Sciencemadness Discussion Board

Liquid Fuel and Oxidizer for rockets

Archenemy_6 - 25-2-2017 at 23:19

Not sure if this is the right place for this sort of topic but I've been thinking a lot about model rockets and how they're all solid fuel rockets and have been researching some liquid fuels and oxidizers for potential small scale use. I was researching some hypergolic mixtures such as aerozine50(hydrazine and unsymmetrical dimethylhydrazine) and nitrogen tetroxide or Kerosene and high test peroxide over a catalyst. These all seemed fairly expensive or unnecessarily hazardous just in handling the chemicals so I tried to think of a regular fuel and oxidizer mix. The first obvious choice I found for fuel is using kerosene since many rockets have used that throughout the years and it can be obtained almost anywhere. As for oxidizers I found a list of class III oxidizers but only 3 on the list were liquids.
Hydrogen peroxide-52%-91%
Nitric acid - >86%
Perchloric acid - 60%-72%
Nitric acid seemed ok but as far as storage and injection into the engine seemed like it would be a bit of a challenge so I looked into some non liquid oxidizers and found that Sodium Chlorate has a really high solubility in water especially near 100C. According to Wikipedia it's around 220g/100ml of water.
If the mixture was loaded while near 100C do you think the concentration would be great enough to provide sufficient oxygen to the kerosene?

macckone - 26-2-2017 at 10:03

Perchlorate is used in 'rocket candy' which is a solid
rocket engine. Mixing a perchlorate, preferably
ammonia perchlorate with sugar.

Other combustible substance, such as various
polymers are used to create APCP. Note that the
burn rate is limited to 1M/sec to avoid explosive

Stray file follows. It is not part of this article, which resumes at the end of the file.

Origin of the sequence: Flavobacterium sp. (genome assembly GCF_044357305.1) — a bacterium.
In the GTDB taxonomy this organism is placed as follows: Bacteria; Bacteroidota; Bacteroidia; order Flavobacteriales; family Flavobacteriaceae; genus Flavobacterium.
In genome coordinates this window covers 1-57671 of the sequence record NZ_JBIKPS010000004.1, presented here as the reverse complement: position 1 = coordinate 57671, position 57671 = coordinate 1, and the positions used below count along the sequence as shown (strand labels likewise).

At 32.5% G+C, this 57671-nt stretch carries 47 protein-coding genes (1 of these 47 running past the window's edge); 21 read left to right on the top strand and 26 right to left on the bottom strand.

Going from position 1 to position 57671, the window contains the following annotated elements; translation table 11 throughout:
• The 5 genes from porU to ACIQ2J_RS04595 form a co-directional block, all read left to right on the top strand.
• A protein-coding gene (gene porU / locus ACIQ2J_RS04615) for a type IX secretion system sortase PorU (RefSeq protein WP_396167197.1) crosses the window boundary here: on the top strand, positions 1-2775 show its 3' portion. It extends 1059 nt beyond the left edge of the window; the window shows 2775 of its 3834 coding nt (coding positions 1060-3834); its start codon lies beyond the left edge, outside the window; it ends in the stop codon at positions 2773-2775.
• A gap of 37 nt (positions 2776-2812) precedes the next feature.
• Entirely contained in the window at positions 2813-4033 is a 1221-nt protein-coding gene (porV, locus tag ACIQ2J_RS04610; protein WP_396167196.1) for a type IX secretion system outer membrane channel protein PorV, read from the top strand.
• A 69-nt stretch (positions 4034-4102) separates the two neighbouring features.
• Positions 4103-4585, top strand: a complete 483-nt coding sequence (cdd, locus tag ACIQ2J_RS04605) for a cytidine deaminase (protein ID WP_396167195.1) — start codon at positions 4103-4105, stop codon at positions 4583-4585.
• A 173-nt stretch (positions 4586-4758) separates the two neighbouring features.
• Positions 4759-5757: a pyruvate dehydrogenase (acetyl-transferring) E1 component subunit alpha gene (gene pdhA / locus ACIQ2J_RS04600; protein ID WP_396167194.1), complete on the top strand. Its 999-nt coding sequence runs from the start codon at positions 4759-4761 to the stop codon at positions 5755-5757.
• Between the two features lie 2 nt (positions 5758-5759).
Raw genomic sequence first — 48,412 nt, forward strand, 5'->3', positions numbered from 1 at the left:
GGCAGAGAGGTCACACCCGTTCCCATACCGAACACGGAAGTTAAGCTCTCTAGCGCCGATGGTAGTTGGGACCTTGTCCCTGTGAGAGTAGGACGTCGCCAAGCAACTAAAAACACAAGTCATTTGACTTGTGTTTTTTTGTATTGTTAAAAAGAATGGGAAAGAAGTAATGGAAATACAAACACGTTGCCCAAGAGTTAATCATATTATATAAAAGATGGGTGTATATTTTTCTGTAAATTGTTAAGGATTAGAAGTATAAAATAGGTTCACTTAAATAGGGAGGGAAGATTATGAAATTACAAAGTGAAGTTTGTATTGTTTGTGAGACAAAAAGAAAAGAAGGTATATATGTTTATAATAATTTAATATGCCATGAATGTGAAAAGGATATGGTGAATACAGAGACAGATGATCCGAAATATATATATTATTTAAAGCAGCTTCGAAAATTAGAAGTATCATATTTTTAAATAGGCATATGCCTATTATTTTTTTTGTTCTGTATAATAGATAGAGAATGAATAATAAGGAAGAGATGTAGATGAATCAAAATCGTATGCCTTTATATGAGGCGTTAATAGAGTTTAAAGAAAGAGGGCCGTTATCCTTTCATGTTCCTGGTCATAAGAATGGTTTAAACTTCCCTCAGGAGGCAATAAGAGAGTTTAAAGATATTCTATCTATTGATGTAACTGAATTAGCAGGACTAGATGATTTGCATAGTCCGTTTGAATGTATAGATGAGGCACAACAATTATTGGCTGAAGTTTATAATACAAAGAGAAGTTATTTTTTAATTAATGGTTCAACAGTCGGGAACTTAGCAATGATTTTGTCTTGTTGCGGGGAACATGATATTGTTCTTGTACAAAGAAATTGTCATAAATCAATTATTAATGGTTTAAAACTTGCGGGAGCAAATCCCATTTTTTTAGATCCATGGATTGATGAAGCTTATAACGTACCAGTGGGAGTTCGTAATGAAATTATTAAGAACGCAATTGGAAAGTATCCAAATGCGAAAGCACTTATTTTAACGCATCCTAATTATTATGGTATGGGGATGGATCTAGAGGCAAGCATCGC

The next step above that is going to be a hybrid
rocket motor consisting of nitric acid and either
butyl rubber or solid polystyrene (not expanded).
High test hydrogen peroxide is the preferred oxidizer
between nitric acid and liquid oxygen.

Once you have mastered liquid oxidizer hybrids, then
move on to liquid fuel.

If you are going to be experimenting with rocket
motors, I suggest you get involved with a local
rocketry club and earn your HPR cert before
moving on to liquid oxidizer motors. HPR cert
for an O type engine requires a lot of work.
Anything more powerful than an O type requires
FAA clearance and depending on projected
maximum altitude you may need an FAA clearance
with less powerful engines.

Solid rockets are used in ICBMs and launch vehicles.
They are perfectly capable of orbital flight.
Don't dis the solid rockets. Most military rockets
are solid propellant.

yobbo II - 26-2-2017 at 11:45

Sodium perchlorate is even more soluble than chlorate and you get more oxygen.

The interesting one is ammonium nitrate. Crazy soluble at 100 degree C. You have nearly approx. 98% + water at these temperatures.

Archenemy_6 - 26-2-2017 at 12:35

I'm not dissing solids I've just always liked liquids better.
I've seen plenty of resources on how to make homemade solid rocket motors. Seems fairly straight forward.
I'll definitely check out local clubs if there are any around here.
and liquids definitely seem doable on a smaller scale and it just sounds cooler than solids.

as far as picking sodium chlorate it seems reasonably priced and easily obtainable There's some on amazon. Perchlorate doesn't seem as easy and I would feel weary about ordering straight ammonium nitrate.
Sure it's not the best there is but does it sound reasonable?

macckone - 26-2-2017 at 13:02

Go hybrid with nitric acid if you want to go the
liquid oxidizer route. Otherwise nitrous oxide
is used as a lower power oxidizer that is more
appropriate for model rocketry.

If you are doing it for the 'sounds cooler' factor,
just don't. Stick with solid fuel rockets until you
have the basics down.

Liquid fuel and oxidizers get into pumps and
control valves and those are not easy.

*edited for formatting

[Edited on 26-2-2017 by macckone]

Archenemy_6 - 26-2-2017 at 13:30

I appreciate the advice. It's about what I expected.
I will look into.

Dr.Bob - 27-2-2017 at 20:17

Most perchlorates are regulated as components of illegal explosives, so that is why many are hard to get. You can buy a pound a year without issue, more than that, and TLAs show up at your house. But find a rocketry group, they will know the issues and what you can and can't do without problems. Much like fireworks, there are lots of regs, but you can still get things done if you know how to work within the rules.

Liquid fuels and oxidants are pretty exciting to work with, I wish you good luck. If you really want a challenge, try nitrogen trifluoride as the oxidant. You can pretty much use anything as the fuel then: kerosene, paper, wood, rubber, concrete, asbestos or sand are all good fuels...

yobbo II - 28-2-2017 at 07:11

The nitrogen tirflouride is a great idea once you figure out the container.